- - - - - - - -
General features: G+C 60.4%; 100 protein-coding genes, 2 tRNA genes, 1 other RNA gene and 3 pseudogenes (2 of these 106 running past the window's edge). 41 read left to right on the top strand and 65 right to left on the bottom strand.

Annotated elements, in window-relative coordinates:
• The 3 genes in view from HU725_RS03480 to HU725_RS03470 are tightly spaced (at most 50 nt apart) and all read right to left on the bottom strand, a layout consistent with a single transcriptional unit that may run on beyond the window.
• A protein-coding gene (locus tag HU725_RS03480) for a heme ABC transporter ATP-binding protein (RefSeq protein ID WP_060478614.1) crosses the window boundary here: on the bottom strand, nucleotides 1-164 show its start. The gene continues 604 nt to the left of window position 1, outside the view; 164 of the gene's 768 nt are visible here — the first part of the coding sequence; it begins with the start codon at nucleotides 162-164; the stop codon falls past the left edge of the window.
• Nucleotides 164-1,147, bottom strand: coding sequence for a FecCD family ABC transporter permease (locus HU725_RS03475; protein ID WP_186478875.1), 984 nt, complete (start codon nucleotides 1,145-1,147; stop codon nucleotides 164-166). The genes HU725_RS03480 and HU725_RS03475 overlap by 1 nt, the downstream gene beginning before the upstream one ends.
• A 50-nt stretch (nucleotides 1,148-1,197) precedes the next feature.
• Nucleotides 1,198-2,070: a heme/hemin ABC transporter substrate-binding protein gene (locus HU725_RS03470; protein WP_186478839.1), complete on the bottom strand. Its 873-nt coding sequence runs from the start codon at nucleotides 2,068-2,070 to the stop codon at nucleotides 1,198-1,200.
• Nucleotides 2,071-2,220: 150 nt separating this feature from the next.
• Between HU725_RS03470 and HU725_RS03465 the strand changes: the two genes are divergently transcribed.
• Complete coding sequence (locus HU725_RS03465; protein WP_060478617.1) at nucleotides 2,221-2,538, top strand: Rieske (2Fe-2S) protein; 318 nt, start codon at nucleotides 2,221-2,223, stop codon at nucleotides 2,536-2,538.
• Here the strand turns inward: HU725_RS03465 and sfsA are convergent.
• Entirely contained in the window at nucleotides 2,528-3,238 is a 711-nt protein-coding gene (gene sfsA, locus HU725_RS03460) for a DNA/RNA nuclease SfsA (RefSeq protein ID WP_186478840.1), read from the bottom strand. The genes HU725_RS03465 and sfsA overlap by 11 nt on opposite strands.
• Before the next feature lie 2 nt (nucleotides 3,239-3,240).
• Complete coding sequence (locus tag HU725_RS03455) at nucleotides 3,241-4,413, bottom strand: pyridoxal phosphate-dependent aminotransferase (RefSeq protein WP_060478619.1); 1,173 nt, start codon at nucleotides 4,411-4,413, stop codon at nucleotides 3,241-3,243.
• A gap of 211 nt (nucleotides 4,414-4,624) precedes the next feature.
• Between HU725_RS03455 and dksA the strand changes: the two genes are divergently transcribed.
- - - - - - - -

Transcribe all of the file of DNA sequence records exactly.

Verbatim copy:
General features: G+C 60.4%; 100 protein-coding genes, 2 tRNA genes, 1 other RNA gene and 3 pseudogenes (2 of these 106 running past the window's edge). 41 read left to right on the top strand and 65 right to left on the bottom strand.

Annotated elements, in window-relative coordinates:
• The 3 genes in view from HU725_RS03480 to HU725_RS03470 are tightly spaced (at most 50 nt apart) and all read right to left on the bottom strand, a layout consistent with a single transcriptional unit that may run on beyond the window.
• A protein-coding gene (locus tag HU725_RS03480) for a heme ABC transporter ATP-binding protein (RefSeq protein ID WP_060478614.1) crosses the window boundary here: on the bottom strand, nucleotides 1-164 show its start. The gene continues 604 nt to the left of window position 1, outside the view; 164 of the gene's 768 nt are visible here — the first part of the coding sequence; it begins with the start codon at nucleotides 162-164; the stop codon falls past the left edge of the window.
• Nucleotides 164-1,147, bottom strand: coding sequence for a FecCD family ABC transporter permease (locus HU725_RS03475; protein ID WP_186478875.1), 984 nt, complete (start codon nucleotides 1,145-1,147; stop codon nucleotides 164-166). The genes HU725_RS03480 and HU725_RS03475 overlap by 1 nt, the downstream gene beginning before the upstream one ends.
• A 50-nt stretch (nucleotides 1,148-1,197) precedes the next feature.
• Nucleotides 1,198-2,070: a heme/hemin ABC transporter substrate-binding protein gene (locus HU725_RS03470; protein WP_186478839.1), complete on the bottom strand. Its 873-nt coding sequence runs from the start codon at nucleotides 2,068-2,070 to the stop codon at nucleotides 1,198-1,200.
• Nucleotides 2,071-2,220: 150 nt separating this feature from the next.
• Between HU725_RS03470 and HU725_RS03465 the strand changes: the two genes are divergently transcribed.
• Complete coding sequence (locus HU725_RS03465; protein WP_060478617.1) at nucleotides 2,221-2,538, top strand: Rieske (2Fe-2S) protein; 318 nt, start codon at nucleotides 2,221-2,223, stop codon at nucleotides 2,536-2,538.
• Here the strand turns inward: HU725_RS03465 and sfsA are convergent.
• Entirely contained in the window at nucleotides 2,528-3,238 is a 711-nt protein-coding gene (gene sfsA, locus HU725_RS03460) for a DNA/RNA nuclease SfsA (RefSeq protein ID WP_186478840.1), read from the bottom strand. The genes HU725_RS03465 and sfsA overlap by 11 nt on opposite strands.
• Before the next feature lie 2 nt (nucleotides 3,239-3,240).
• Complete coding sequence (locus tag HU725_RS03455) at nucleotides 3,241-4,413, bottom strand: pyridoxal phosphate-dependent aminotransferase (RefSeq protein WP_060478619.1); 1,173 nt, start codon at nucleotides 4,411-4,413, stop codon at nucleotides 3,241-3,243.
• A gap of 211 nt (nucleotides 4,414-4,624) precedes the next feature.
• Between HU725_RS03455 and dksA the strand changes: the two genes are divergently transcribed.